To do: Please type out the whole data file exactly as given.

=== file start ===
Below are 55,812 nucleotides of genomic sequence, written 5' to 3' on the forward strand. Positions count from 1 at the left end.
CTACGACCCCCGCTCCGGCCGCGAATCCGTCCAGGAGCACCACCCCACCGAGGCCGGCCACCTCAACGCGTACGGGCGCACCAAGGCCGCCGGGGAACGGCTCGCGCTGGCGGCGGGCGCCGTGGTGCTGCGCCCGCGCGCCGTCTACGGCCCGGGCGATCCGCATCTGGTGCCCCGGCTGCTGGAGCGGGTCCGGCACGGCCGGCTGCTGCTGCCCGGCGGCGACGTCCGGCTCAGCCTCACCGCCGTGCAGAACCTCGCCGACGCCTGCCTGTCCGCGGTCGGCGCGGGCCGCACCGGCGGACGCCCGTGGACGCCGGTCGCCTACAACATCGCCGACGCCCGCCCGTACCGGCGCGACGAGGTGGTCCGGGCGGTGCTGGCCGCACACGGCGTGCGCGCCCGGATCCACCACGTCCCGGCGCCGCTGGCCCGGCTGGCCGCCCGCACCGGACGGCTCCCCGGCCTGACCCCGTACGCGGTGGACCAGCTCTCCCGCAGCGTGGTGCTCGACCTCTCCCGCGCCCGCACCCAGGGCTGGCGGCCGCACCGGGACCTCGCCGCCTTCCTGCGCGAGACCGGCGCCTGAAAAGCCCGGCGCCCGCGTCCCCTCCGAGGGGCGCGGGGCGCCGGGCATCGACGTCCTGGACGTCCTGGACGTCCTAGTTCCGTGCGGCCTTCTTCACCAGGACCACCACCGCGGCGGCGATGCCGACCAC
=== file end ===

Below are 55,812 nucleotides of genomic sequence, written 5' to 3' on the forward strand. Positions count from 1 at the left end.
CTACGACCCCCGCTCCGGCCGCGAATCCGTCCAGGAGCACCACCCCACCGAGGCCGGCCACCTCAACGCGTACGGGCGCACCAAGGCCGCCGGGGAACGGCTCGCGCTGGCGGCGGGCGCCGTGGTGCTGCGCCCGCGCGCCGTCTACGGCCCGGGCGATCCGCATCTGGTGCCCCGGCTGCTGGAGCGGGTCCGGCACGGCCGGCTGCTGCTGCCCGGCGGCGACGTCCGGCTCAGCCTCACCGCCGTGCAGAACCTCGCCGACGCCTGCCTGTCCGCGGTCGGCGCGGGCCGCACCGGCGGACGCCCGTGGACGCCGGTCGCCTACAACATCGCCGACGCCCGCCCGTACCGGCGCGACGAGGTGGTCCGGGCGGTGCTGGCCGCACACGGCGTGCGCGCCCGGATCCACCACGTCCCGGCGCCGCTGGCCCGGCTGGCCGCCCGCACCGGACGGCTCCCCGGCCTGACCCCGTACGCGGTGGACCAGCTCTCCCGCAGCGTGGTGCTCGACCTCTCCCGCGCCCGCACCCAGGGCTGGCGGCCGCACCGGGACCTCGCCGCCTTCCTGCGCGAGACCGGCGCCTGAAAAGCCCGGCGCCCGCGTCCCCTCCGAGGGGCGCGGGGCGCCGGGCATCGACGTCCTGGACGTCCTGGACGTCCTAGTTCCGTGCGGCCTTCTTCACCAGGACCACCACCGCGGCGGCGATGCCGACCAC